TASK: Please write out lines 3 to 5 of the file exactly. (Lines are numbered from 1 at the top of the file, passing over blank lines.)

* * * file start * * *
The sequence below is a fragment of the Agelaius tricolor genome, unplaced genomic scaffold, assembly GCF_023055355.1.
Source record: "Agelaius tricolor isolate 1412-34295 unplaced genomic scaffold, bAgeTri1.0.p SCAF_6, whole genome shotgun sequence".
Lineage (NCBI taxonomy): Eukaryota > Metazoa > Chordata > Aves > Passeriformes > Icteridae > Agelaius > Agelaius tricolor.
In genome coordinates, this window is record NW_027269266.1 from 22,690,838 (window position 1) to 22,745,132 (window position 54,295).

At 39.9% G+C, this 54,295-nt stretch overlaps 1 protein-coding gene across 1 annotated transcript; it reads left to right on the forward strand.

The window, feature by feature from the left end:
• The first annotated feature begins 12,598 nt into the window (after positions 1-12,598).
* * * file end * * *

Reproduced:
Lineage (NCBI taxonomy): Eukaryota > Metazoa > Chordata > Aves > Passeriformes > Icteridae > Agelaius > Agelaius tricolor.
In genome coordinates, this window is record NW_027269266.1 from 22,690,838 (window position 1) to 22,745,132 (window position 54,295).

At 39.9% G+C, this 54,295-nt stretch overlaps 1 protein-coding gene across 1 annotated transcript; it reads left to right on the forward strand.